Members · Prefs · Laboratory · Collections · Openings · Endgames · Sacrifices · History · Search Kibitzing · Kibitzer's Café · Chessforums · Tournament Index · Players · Kibitzing

Chessgames premium membership fee will increase to $39 per year effective June 15, 2023. Enroll Now!

Vladimir Kramnik vs Viswanathan Anand
Dortmund Sparkassen (2000), Dortmund GER, rd 6, Jul-13
English Opening: Anglo-Indian Defense. Nimzo-English Opening (A17)  ·  1-0



explore this opening
find similar games 205 more Kramnik/Anand games
PGN: download | view | print Help: general | java-troubleshooting

TIP: You should register a free account to activate some of's coolest and most powerful features.

PGN Viewer:  What is this?
For help with this chess viewer, please see the Olga Chess Viewer Quickstart Guide.


Kibitzer's Corner
Jun-25-05  Everett: Kramnik, with his patented Nf3, c4, Nc3, Qc2 answer to typical Nimzo development rarely scores quick wins but it certainly is effective. Here he slowly smothers Anand.

Kramnik, at his best, must remind many of Karpov.

Jun-25-05  fgh: Lol. Who does understand these crazy knight maneuvers in the endgame?
Oct-24-05  Flyboy216: <fgh: Lol. Who does understand these crazy knight maneuvers in the endgame?> All of us 2700+ rated players ;)
Nov-02-05  aw1988: <acirce>, here's one for your collection.
May-24-06  Karpova: Kramnik completely outplayed Anand just to go wrong and end up in a worse position. Anand's 38...Nf5 was a lemon overlooking the pin after 39...Bh5: loosing the exchange. This game was quite well-known at that time due to these mistakes. It's interesting but far from being a masterpiece.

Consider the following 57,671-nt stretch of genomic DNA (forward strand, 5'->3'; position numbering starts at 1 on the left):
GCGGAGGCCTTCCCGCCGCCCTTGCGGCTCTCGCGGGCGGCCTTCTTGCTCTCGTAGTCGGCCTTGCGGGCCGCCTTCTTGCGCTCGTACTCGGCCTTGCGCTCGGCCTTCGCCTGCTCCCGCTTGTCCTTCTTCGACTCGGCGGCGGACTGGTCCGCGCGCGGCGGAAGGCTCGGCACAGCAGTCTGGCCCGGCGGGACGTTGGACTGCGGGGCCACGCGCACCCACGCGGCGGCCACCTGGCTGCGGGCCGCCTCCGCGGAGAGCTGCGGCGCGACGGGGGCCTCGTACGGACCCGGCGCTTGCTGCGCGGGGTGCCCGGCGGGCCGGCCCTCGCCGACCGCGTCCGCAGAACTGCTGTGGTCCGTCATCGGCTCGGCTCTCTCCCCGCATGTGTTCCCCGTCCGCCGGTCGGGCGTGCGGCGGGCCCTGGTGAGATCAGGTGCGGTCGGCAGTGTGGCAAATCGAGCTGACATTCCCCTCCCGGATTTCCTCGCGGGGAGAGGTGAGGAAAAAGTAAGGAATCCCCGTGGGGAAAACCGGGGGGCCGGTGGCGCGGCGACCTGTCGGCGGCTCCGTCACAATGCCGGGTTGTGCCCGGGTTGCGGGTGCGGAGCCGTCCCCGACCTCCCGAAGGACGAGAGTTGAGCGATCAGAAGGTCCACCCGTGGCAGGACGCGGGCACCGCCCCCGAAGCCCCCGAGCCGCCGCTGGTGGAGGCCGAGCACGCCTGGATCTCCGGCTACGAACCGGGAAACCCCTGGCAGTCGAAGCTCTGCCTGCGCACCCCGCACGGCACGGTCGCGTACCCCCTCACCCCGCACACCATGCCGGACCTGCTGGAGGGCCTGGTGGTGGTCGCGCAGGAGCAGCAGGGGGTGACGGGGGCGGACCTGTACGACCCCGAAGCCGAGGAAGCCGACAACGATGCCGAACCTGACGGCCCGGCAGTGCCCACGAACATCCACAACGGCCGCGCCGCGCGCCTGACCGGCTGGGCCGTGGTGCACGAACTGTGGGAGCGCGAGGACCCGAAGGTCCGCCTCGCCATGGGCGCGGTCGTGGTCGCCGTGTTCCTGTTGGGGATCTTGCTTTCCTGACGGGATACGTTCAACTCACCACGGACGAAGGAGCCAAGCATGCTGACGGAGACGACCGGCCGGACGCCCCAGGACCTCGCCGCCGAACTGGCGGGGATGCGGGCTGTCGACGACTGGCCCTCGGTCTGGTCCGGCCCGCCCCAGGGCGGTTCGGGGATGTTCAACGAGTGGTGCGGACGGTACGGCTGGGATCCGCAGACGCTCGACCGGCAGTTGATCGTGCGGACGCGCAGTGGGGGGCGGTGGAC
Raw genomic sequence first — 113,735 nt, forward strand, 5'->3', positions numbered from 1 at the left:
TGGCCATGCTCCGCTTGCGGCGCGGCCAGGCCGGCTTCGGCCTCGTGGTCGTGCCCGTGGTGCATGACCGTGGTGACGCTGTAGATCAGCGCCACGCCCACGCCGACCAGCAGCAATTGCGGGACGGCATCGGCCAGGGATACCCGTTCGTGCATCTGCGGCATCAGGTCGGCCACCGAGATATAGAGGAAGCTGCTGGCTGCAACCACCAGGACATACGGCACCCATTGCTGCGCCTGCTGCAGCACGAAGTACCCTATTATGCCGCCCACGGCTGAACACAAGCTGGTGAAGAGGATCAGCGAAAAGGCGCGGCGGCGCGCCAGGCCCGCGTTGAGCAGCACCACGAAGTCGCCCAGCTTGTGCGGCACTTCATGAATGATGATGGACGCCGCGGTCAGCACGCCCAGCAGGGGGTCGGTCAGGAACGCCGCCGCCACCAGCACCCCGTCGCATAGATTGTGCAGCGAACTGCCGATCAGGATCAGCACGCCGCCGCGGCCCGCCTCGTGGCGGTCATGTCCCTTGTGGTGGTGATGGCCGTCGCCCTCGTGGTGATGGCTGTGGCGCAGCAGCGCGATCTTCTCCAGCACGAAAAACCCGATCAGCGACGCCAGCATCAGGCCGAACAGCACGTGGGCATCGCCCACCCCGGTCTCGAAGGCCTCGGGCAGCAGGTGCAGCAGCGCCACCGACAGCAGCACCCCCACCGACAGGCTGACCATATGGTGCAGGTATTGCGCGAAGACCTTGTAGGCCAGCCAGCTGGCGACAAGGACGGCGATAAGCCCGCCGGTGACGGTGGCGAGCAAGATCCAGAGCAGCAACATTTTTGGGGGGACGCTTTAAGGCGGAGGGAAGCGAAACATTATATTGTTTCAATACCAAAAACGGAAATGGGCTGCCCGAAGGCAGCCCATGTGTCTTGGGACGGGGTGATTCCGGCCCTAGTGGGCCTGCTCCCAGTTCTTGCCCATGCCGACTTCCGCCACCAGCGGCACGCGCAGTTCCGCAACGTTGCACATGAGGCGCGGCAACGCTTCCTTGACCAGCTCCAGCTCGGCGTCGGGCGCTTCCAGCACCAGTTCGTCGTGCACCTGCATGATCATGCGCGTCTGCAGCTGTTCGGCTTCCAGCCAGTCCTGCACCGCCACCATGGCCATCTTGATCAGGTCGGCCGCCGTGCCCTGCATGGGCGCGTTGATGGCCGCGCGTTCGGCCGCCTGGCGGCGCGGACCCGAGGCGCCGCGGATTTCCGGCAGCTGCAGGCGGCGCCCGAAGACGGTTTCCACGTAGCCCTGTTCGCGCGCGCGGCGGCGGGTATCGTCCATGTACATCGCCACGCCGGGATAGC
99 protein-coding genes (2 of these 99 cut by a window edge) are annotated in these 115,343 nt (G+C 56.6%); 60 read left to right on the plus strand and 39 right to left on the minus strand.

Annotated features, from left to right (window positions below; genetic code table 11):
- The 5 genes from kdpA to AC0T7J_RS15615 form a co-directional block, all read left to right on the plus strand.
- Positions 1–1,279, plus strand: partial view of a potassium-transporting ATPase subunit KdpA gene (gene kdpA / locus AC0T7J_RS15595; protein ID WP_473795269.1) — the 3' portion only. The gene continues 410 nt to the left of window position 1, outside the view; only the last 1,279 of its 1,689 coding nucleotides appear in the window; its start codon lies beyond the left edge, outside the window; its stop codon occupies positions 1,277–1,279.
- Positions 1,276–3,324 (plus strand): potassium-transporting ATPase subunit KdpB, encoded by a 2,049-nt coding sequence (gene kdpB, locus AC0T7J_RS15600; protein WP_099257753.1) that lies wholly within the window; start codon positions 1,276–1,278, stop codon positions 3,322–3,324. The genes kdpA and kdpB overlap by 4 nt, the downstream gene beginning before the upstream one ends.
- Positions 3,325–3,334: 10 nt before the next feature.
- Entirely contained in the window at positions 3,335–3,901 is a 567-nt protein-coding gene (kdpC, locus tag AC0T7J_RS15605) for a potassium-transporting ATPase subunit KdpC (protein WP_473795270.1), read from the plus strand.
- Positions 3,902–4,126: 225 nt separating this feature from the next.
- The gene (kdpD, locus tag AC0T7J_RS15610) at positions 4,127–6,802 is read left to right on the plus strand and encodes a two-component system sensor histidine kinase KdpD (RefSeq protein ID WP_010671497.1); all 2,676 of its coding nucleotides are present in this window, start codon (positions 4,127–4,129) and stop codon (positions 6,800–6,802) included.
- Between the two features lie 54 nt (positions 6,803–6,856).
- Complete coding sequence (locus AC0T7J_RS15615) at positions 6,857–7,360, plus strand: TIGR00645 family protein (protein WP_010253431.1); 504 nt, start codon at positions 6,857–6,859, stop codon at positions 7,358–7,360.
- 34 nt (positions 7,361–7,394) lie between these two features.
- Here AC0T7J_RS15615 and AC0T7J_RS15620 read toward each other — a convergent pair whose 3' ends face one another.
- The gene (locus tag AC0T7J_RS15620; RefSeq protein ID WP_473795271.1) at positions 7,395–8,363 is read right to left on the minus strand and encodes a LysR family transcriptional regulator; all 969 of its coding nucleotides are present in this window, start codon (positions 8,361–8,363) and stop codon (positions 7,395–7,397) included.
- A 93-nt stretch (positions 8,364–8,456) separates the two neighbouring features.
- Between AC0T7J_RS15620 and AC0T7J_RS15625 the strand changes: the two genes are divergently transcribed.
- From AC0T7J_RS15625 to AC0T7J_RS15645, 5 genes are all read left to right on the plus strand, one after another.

Oct-11-06  anandrulez: First it was Kramnik who went into the lead, and everyone thought he was going to win. Then Anand fought back and got a position in which only he had winning chances. But in Kramnik’s most desperate time trouble the Indian superstar produced a spectacular blunder that lost him the game.

With plenty of time on his clock Anand could choose from a number of moves, e.g. simply 38...Qxg4+. Instead he played 38...Nf5??, allowing the simple 39.Qxh5 Bxh5 40.Bd3. The last move forks the rook and the knight, which is pinned after the bishop recaptured on h5. Afterwards Anand told us it wasn’t 40.Bd3 he had missed. “In fact I had checked the line 39.Bd3 Qxg4+ 40.fxg4 Nxd4 41.Bxc2 Bxc2. But I simply didn’t consider 39.Qxh5.” It was also the kind of error Kramnik couldn’t miss, even in his worst time trouble. Anand hung on for another 27 moves, coolly defending a rook + knight vs. two knights position, but in the end he had to capitulate. “That wasn’t the just outcome of this terrible game,” said a very dissatisfied Kramnik immediately after it was over. “It should have ended in a draw.” And Anand philosophised ruefully: “When you retire from chess you probably miss the excitement and the competition. What you don’t miss is the blunders.”

Chessbase Excerpt on this game

Mar-25-08  positionalgenius: <anandrulez> nice post. This endgame was still rather instructive.
Premium Chessgames Member